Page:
An objection that a search warrant was not supported by an affidavit as required by statute cannot be raised for the first time on appeal from a conviction. See Harlow v. Commonwealth, 195 Va. 269, 273, 77 S.E.2d 851, 854 (1953); Nicholas v. Commonwealth, 186 Va. 315, 324, 42 S.E.2d 306, 311 (1947). See also Frogg v. Commonwealth, 163 Ky. 175, 173 S.W. 383, L.R.A. 1915D 330 (1915).

There is a general procedural requirement in most jurisdictions that if a defendant wishes to preserve his right to challenge on appeal the constitutionality of a search and seizure through which certain evidence has been obtained, he must take timely steps in the lower court, either through a motion to suppress the evidence before trial or by sufficient objection to the use of the evidence when offered at trial. United States v. Gitlitz, 368 F.2d 501, cert. denied 386 U.S. 1038, 87 S.Ct. 1492, 18 L.Ed.2d 602, rehearing denied, 389 U.S. 908, 88 S.Ct. 210, 19 L. Ed. 2d 227 (2d Cir. 1966); 29 Am.Jur.2d, Evidence, Sections 425, 426, at 481, 483. See also Annotations: 50 A.L.R.2d 531, Sections 11, 12, at 583, 592, and 30 A.L.R. 3d 128, Sec. 10, at 178-84, and the numerous cases there collected.

Since the defendant did not raise the question of the authority of the justice of the peace to take the affidavit of the affiant-officer in the court below, it will not now be considered by us.

Defendant says that the affidavit upon which the search warrant was issued was insufficient in that it did not state the underlying circumstances constituting probable cause for the issuance of the warrant, as required by the test set out in Aguilar v. Texas, 378 U.S. 108, 114, 84 S.Ct. 1509, 1514, 12 L.Ed.2d 723 (1964), and later explained and referred to as a "two-pronged test" in Spinelli v. United States, 393 U.S. 410, 89 S.Ct. 584, 21 L.Ed.2d 637 (1969).

In Aguilar the test for determining probable cause in those many instances where the affidavit is based solely or substantially upon an informer's tip was set forth as follows: (1) the affidavit must describe some of the underlying circumstances necessary to enable a neutral and detached magistrate to judge the validity of the informant's conclusion that the narcotics were where he claimed they were; and (2) the affidavit must describe some of the underlying circumstances from which such magistrate can determine that the affiant officer's unnamed informant, whose identity need not be disclosed, was "credible" or his information "reliable."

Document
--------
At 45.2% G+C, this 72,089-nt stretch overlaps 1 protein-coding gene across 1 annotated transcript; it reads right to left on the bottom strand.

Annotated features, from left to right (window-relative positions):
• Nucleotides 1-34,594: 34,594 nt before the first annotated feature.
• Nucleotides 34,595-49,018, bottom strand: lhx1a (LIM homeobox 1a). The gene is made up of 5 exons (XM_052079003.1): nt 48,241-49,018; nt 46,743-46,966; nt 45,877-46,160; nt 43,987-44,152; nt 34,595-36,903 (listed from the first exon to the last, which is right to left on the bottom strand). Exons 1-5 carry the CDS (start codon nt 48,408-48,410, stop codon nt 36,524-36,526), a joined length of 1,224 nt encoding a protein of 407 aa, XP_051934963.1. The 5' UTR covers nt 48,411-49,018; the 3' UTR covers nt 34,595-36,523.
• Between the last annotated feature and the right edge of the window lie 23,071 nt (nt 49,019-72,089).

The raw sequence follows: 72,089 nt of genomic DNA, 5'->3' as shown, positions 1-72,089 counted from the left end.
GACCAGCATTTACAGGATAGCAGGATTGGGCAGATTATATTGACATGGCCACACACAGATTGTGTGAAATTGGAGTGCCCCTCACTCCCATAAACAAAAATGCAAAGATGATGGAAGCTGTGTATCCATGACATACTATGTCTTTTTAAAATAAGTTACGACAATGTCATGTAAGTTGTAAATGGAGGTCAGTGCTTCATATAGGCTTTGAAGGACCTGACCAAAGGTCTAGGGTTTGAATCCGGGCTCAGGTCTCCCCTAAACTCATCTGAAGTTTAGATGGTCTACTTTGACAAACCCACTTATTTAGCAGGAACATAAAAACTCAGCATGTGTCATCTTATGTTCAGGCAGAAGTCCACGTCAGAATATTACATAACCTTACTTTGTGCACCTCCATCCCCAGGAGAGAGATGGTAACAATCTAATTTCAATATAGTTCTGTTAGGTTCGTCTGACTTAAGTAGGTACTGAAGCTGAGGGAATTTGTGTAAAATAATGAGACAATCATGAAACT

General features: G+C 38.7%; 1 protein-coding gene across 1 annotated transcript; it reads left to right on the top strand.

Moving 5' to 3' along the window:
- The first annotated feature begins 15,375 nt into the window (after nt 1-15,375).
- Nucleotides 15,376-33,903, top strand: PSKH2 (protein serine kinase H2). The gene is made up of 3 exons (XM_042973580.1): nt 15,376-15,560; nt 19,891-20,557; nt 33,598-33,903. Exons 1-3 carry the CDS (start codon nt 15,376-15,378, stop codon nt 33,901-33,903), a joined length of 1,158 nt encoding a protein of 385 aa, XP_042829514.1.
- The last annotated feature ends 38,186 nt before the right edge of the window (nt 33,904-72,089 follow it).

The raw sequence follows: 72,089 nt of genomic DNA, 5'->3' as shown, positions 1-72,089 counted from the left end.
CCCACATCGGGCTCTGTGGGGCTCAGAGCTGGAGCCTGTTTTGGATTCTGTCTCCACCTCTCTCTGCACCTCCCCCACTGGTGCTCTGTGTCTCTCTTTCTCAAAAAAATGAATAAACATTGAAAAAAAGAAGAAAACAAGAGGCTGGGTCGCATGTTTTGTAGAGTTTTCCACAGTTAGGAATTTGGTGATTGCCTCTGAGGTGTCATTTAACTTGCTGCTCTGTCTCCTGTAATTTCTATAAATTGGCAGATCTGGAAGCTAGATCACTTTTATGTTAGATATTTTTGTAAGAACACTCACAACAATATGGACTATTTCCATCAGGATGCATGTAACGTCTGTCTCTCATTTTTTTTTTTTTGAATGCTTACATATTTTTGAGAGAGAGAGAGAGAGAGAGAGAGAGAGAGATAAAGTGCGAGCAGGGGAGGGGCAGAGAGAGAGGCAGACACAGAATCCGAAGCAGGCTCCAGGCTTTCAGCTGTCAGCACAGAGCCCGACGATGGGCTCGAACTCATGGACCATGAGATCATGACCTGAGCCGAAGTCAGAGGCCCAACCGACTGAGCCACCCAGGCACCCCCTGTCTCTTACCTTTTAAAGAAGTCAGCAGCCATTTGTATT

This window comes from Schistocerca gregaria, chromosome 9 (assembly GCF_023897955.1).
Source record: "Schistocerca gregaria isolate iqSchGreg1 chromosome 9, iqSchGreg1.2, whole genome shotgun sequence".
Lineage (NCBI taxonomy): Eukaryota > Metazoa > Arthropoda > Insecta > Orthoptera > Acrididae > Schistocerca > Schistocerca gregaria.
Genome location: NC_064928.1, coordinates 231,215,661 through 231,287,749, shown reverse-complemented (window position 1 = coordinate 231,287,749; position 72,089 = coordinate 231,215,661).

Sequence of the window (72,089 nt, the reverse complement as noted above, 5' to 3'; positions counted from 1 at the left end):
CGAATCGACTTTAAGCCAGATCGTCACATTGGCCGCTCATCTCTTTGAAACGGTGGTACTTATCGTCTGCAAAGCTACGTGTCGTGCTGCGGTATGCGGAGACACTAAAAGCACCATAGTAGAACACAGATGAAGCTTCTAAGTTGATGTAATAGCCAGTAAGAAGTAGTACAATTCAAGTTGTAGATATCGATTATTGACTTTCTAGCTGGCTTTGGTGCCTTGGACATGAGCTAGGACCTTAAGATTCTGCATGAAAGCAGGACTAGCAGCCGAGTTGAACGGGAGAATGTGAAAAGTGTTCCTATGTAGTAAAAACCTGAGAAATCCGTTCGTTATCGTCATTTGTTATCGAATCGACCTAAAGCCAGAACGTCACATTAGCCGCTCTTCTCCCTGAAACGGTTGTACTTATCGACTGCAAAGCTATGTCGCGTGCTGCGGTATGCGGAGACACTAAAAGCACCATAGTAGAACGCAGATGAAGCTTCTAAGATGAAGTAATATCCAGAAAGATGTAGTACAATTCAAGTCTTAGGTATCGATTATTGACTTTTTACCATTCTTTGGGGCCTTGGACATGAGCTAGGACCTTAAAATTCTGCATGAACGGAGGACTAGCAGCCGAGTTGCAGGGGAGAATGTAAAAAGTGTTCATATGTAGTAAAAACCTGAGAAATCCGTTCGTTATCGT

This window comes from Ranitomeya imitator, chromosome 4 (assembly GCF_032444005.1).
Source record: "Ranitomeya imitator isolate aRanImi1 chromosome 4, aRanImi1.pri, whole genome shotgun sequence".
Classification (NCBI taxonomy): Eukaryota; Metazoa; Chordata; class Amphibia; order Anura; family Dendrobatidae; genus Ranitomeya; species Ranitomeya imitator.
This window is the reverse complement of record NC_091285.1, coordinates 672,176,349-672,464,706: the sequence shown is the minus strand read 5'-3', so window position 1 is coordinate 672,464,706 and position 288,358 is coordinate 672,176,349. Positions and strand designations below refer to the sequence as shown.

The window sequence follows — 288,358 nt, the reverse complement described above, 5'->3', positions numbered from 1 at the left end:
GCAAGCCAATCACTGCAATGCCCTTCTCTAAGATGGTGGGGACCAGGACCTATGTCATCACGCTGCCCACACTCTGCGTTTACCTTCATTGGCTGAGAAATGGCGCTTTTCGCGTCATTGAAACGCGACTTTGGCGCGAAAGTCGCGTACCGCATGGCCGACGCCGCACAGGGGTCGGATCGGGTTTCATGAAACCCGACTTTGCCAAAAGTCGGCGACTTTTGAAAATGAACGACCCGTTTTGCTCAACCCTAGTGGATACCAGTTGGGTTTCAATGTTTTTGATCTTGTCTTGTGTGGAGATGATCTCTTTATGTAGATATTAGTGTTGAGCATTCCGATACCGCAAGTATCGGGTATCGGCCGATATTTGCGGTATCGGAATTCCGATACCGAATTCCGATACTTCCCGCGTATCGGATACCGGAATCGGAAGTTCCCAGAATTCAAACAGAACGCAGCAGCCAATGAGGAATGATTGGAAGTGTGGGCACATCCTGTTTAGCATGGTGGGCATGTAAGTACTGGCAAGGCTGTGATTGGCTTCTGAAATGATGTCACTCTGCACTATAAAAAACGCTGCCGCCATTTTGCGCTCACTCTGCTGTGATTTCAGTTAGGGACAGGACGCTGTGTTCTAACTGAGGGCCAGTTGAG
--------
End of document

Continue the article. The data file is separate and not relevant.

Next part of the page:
Clearly the affidavit in the instant case satisfies Aguilar's first requirement of the test. The informant's information was based on personal observation and participation in the defendant's illegal activity. The neutral and detached justice of the peace could thus conclude that the allegations were based on facts, not suspicion or rumor. Spinelli, supra, 393 U.S. at 416, 89 S.Ct. at 589, 21 L.Ed.2d at 643.

We next consider whether the affidavit meets the second requirement of the test, that of credibility or reliability.

Where the accuracy of the information received from a confidential informant is not supported by other sources known or stated to be accurate or from corroborated facts known or discovered by the affiant personally or from other official or reliable reports, the officer-affiant must present in his affidavit a substantial factual basis for crediting the informant's story.

A mere allegation that the affiant has "received information from a reliable informant" has been held insufficient to show that the informant was credible, or that his information was reliable. See Riggan v. Virginia, 384 U.S. 152, 86 S. Ct. 1378, 16 L.Ed.2d 431 (1966) (reversing 206 Va. 499, 144 S.E.2d 298).